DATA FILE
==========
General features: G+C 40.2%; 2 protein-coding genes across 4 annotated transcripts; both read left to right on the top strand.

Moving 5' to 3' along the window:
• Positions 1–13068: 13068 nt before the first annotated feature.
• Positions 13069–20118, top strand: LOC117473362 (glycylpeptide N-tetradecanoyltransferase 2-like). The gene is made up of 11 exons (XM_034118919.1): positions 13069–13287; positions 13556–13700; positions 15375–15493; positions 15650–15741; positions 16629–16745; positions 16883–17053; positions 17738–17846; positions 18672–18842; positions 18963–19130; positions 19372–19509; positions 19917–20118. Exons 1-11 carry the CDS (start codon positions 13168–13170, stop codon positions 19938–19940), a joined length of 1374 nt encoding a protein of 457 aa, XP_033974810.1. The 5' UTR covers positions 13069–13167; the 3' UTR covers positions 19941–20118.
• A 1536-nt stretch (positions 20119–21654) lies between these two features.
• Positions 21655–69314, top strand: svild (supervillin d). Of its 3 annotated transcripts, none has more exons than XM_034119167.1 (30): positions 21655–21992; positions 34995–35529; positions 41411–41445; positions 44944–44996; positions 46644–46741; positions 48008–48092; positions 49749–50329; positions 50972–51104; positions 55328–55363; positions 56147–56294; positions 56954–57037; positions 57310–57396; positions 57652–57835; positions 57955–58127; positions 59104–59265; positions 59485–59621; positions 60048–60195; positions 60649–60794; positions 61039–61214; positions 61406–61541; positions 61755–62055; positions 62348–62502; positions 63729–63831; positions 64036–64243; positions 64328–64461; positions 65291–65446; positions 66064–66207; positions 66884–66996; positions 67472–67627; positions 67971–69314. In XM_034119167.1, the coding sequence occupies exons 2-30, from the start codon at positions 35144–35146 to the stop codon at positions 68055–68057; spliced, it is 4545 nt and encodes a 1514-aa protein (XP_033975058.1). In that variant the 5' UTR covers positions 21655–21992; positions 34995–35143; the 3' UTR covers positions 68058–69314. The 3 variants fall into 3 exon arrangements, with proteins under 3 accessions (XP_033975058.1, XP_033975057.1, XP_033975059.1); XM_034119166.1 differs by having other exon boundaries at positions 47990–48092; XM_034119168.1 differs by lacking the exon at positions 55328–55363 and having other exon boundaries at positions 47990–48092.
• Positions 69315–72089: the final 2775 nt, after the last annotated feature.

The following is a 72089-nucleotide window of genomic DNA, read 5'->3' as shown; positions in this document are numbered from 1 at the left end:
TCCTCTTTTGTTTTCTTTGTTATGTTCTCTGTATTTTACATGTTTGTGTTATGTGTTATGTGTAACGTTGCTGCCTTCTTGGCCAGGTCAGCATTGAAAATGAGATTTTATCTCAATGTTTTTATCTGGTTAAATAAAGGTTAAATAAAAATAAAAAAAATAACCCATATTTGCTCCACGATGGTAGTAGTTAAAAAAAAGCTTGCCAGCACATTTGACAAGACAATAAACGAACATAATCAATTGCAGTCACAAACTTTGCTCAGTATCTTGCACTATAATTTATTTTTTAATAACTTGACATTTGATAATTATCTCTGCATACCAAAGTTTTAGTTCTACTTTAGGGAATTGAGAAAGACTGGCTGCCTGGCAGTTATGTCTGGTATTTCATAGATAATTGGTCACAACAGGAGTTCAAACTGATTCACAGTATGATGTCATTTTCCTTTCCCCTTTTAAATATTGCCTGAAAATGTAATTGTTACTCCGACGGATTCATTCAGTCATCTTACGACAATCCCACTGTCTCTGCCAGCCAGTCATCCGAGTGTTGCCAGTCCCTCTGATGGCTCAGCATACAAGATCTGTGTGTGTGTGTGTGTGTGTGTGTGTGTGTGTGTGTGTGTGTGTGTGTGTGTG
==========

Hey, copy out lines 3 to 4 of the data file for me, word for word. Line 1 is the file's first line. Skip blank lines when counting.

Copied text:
• Positions 1–13068: 13068 nt before the first annotated feature.
• Positions 13069–20118, top strand: LOC117473362 (glycylpeptide N-tetradecanoyltransferase 2-like). The gene is made up of 11 exons (XM_034118919.1): positions 13069–13287; positions 13556–13700; positions 15375–15493; positions 15650–15741; positions 16629–16745; positions 16883–17053; positions 17738–17846; positions 18672–18842; positions 18963–19130; positions 19372–19509; positions 19917–20118. Exons 1-11 carry the CDS (start codon positions 13168–13170, stop codon positions 19938–19940), a joined length of 1374 nt encoding a protein of 457 aa, XP_033974810.1. The 5' UTR covers positions 13069–13167; the 3' UTR covers positions 19941–20118.